Figures of Speech in The Atharvaveda

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About The Book

The present work contains a detailed study of the Atharvaveda, it deals not about the poetic-beauty of the fourth veda but also to the different shades of its subject matter. This present work has emphasized the poetic-mind of the ancient-seers and depicts that these Vedic Rsis were fully aware of the sentiments of poetry which later on developed in the minds of the rhetoricians. This developed mind of the sages can fully acknowledged in the different examples of Alamkaras presented in this work.

About The Author

Dr. Saroj Narang, was born on April 5, 1947, at than esar in District Kurukshetra she completed studies in Delhi and did her B. A. (Hons.) & M. A. in Sanskrit from Zakir Hussein College, University of Delhi. She got National Merit Scholarship for 2 years. From Ministry of Education. Govt. of India in 1967-1968. Dr. S Narang's thesis for Ph. D got Completed in 1971 and hence she started her professional carrier in Mata Sundari College, University of Delhi, on 6th Sept. 1971. At present, she has 29 years, teaching-experience Along with teaching experience, she has experience of many other academic and Non-academic activities of the University. Dr. S. Narang also got her Diploma in German Language from University of Delhi, in 1970 and has a good knowledge of German Language.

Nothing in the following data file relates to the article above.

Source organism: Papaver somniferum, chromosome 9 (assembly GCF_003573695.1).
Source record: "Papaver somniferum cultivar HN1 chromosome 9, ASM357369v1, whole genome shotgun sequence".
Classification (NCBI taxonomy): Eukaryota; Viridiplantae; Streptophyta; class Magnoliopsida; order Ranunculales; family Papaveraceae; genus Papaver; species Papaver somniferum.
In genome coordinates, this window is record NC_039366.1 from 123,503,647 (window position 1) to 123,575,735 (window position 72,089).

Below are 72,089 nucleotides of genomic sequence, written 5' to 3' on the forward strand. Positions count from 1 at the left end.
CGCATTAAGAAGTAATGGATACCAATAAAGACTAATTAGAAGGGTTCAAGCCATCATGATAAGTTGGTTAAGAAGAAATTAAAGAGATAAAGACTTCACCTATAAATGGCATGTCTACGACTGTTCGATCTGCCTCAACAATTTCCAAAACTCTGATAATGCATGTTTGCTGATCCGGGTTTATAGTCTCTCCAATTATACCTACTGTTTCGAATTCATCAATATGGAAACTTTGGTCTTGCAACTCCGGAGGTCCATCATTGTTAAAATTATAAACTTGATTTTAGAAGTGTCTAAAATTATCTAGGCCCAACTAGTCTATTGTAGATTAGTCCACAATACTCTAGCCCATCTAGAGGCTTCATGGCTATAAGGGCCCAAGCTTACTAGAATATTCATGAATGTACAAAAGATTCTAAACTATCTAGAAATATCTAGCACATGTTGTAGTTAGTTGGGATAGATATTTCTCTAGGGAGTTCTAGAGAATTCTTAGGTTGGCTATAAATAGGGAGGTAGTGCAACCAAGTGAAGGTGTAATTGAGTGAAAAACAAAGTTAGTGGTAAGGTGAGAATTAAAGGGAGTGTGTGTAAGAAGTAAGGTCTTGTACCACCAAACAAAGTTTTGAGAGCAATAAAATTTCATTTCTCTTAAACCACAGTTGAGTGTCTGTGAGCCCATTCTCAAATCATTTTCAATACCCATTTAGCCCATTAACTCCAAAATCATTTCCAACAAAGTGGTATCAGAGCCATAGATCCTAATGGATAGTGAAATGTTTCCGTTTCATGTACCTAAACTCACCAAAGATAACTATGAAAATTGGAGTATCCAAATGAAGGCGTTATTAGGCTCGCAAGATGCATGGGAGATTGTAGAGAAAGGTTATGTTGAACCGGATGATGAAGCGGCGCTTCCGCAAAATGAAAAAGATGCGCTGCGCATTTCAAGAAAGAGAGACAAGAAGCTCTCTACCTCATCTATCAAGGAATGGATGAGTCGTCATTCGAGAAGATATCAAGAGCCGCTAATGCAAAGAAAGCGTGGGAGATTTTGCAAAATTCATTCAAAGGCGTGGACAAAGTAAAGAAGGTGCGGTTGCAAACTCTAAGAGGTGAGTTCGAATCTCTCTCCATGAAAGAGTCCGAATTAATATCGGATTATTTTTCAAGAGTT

Preface